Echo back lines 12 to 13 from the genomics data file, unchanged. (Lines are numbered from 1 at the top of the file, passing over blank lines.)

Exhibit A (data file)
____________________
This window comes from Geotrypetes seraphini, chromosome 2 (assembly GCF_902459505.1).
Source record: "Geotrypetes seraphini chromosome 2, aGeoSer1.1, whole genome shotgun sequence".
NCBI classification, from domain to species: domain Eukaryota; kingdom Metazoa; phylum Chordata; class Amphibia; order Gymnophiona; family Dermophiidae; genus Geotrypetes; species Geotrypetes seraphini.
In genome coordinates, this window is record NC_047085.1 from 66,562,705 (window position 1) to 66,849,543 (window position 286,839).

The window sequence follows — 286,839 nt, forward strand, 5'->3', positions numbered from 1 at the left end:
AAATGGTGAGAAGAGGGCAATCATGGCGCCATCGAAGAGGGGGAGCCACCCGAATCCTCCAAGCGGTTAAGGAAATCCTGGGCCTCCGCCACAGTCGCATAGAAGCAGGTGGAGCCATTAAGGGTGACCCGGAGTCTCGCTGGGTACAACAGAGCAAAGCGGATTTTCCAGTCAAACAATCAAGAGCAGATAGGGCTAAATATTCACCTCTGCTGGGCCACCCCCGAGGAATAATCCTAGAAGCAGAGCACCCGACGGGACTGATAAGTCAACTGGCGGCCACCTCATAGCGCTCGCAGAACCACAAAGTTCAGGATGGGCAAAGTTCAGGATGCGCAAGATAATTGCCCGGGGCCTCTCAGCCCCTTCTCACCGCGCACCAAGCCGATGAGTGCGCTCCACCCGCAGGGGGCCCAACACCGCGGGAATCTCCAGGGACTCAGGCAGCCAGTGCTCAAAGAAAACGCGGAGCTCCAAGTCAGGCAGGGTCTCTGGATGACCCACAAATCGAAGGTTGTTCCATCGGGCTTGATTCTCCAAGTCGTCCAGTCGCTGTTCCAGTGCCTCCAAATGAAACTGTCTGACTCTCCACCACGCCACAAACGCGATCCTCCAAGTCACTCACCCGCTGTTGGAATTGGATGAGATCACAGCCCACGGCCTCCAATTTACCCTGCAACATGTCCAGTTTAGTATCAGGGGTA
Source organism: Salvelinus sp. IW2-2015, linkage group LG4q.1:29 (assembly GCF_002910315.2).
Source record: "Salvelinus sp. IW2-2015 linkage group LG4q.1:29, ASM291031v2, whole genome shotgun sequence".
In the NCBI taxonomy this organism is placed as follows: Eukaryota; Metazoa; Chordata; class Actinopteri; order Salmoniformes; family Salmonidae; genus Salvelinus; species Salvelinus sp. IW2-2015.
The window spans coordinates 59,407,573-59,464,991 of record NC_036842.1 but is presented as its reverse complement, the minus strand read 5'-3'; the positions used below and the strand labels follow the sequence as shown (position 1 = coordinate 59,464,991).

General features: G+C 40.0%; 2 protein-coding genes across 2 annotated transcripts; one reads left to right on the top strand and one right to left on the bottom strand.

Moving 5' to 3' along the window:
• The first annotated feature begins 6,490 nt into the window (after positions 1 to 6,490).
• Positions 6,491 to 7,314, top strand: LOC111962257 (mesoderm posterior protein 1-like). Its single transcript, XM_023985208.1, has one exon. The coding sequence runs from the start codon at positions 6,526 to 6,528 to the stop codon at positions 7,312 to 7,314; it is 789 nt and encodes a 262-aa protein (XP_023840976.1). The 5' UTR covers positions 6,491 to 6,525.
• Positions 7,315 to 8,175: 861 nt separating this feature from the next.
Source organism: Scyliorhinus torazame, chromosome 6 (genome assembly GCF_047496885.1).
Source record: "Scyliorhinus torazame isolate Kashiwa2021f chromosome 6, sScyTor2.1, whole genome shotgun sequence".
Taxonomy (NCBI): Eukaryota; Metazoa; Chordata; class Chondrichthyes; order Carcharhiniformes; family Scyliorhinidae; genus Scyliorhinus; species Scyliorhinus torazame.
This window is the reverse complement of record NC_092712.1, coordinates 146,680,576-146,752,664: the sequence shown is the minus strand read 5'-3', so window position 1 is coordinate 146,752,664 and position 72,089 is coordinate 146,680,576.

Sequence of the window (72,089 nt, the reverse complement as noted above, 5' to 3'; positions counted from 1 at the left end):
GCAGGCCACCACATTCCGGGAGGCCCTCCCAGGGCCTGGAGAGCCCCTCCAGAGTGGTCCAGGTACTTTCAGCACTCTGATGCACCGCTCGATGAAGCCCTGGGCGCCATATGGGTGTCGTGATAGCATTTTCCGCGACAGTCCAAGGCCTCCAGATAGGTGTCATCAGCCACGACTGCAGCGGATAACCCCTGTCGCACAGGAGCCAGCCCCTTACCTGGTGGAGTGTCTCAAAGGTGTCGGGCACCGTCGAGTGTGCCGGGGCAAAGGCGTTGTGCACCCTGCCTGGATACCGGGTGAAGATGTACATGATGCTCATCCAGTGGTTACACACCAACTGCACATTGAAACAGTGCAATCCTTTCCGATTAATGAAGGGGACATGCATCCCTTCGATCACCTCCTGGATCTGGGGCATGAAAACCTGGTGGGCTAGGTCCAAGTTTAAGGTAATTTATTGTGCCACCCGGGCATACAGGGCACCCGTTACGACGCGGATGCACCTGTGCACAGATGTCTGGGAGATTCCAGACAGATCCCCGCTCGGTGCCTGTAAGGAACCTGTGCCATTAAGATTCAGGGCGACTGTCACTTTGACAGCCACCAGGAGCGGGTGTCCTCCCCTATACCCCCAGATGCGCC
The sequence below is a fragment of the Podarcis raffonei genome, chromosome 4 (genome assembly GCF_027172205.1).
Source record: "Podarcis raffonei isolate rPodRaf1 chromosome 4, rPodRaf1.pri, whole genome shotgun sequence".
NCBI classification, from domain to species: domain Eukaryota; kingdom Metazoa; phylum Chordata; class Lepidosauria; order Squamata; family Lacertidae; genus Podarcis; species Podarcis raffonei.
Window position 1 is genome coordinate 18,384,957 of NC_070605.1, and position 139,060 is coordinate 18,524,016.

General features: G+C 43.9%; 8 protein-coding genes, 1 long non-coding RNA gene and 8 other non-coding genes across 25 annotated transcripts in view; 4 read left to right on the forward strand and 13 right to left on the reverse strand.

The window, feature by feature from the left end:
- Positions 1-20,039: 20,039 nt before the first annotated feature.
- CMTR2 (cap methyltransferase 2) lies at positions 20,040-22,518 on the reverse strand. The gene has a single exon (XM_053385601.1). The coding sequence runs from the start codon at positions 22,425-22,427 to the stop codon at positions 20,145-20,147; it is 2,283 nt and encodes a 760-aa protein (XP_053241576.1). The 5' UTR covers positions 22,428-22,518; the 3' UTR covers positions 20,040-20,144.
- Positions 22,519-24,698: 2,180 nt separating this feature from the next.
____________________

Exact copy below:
Moving 5' to 3' along the window:
• The first annotated feature begins 6,490 nt into the window (after positions 1 to 6,490).